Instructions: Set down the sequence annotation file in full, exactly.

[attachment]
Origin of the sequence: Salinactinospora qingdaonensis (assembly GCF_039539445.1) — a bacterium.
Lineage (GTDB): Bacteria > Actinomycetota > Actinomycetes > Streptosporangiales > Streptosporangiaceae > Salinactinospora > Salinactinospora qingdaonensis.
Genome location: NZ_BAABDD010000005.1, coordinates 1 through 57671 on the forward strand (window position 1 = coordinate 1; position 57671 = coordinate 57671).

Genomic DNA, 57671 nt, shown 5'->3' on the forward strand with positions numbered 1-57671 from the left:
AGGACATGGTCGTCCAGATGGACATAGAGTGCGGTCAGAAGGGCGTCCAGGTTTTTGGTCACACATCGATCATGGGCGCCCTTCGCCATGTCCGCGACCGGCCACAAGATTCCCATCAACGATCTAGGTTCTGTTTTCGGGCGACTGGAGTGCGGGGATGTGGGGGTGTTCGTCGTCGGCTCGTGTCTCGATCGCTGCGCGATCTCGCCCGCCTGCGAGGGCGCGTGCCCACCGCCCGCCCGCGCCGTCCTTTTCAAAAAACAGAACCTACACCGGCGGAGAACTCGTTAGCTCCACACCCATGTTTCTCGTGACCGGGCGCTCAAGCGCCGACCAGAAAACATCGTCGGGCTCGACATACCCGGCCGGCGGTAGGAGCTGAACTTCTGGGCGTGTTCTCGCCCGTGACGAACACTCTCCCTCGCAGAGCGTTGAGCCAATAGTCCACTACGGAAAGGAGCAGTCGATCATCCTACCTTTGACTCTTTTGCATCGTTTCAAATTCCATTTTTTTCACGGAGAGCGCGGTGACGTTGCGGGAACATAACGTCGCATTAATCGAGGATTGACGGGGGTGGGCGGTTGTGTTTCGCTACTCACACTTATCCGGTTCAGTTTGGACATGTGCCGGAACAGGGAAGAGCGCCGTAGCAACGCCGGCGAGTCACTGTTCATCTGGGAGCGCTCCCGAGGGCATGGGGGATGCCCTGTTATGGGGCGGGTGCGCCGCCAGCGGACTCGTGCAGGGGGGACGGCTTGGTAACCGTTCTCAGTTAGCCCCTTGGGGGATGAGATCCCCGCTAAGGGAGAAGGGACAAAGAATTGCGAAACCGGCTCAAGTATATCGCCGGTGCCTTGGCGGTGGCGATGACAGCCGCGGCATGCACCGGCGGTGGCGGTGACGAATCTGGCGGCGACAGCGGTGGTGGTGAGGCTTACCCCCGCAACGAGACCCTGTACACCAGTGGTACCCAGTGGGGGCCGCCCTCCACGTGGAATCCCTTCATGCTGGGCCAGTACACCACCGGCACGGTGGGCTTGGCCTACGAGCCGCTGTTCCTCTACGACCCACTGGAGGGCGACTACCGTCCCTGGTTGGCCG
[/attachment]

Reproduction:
Origin of the sequence: Salinactinospora qingdaonensis (assembly GCF_039539445.1) — a bacterium.
Lineage (GTDB): Bacteria > Actinomycetota > Actinomycetes > Streptosporangiales > Streptosporangiaceae > Salinactinospora > Salinactinospora qingdaonensis.
Genome location: NZ_BAABDD010000005.1, coordinates 1 through 57671 on the forward strand (window position 1 = coordinate 1; position 57671 = coordinate 57671).

Genomic DNA, 57671 nt, shown 5'->3' on the forward strand with positions numbered 1-57671 from the left:
AGGACATGGTCGTCCAGATGGACATAGAGTGCGGTCAGAAGGGCGTCCAGGTTTTTGGTCACACATCGATCATGGGCGCCCTTCGCCATGTCCGCGACCGGCCACAAGATTCCCATCAACGATCTAGGTTCTGTTTTCGGGCGACTGGAGTGCGGGGATGTGGGGGTGTTCGTCGTCGGCTCGTGTCTCGATCGCTGCGCGATCTCGCCCGCCTGCGAGGGCGCGTGCCCACCGCCCGCCCGCGCCGTCCTTTTCAAAAAACAGAACCTACACCGGCGGAGAACTCGTTAGCTCCACACCCATGTTTCTCGTGACCGGGCGCTCAAGCGCCGACCAGAAAACATCGTCGGGCTCGACATACCCGGCCGGCGGTAGGAGCTGAACTTCTGGGCGTGTTCTCGCCCGTGACGAACACTCTCCCTCGCAGAGCGTTGAGCCAATAGTCCACTACGGAAAGGAGCAGTCGATCATCCTACCTTTGACTCTTTTGCATCGTTTCAAATTCCATTTTTTTCACGGAGAGCGCGGTGACGTTGCGGGAACATAACGTCGCATTAATCGAGGATTGACGGGGGTGGGCGGTTGTGTTTCGCTACTCACACTTATCCGGTTCAGTTTGGACATGTGCCGGAACAGGGAAGAGCGCCGTAGCAACGCCGGCGAGTCACTGTTCATCTGGGAGCGCTCCCGAGGGCATGGGGGATGCCCTGTTATGGGGCGGGTGCGCCGCCAGCGGACTCGTGCAGGGGGGACGGCTTGGTAACCGTTCTCAGTTAGCCCCTTGGGGGATGAGATCCCCGCTAAGGGAGAAGGGACAAAGAATTGCGAAACCGGCTCAAGTATATCGCCGGTGCCTTGGCGGTGGCGATGACAGCCGCGGCATGCACCGGCGGTGGCGGTGACGAATCTGGCGGCGACAGCGGTGGTGGTGAGGCTTACCCCCGCAACGAGACCCTGTACACCAGTGGTACCCAGTGGGGGCCGCCCTCCACGTGGAATCCCTTCATGCTGGGCCAGTACACCACCGGCACGGTGGGCTTGGCCTACGAGCCGCTGTTCCTCTACGACCCACTGGAGGGCGACTACCGTCCCTGGTTGGCCG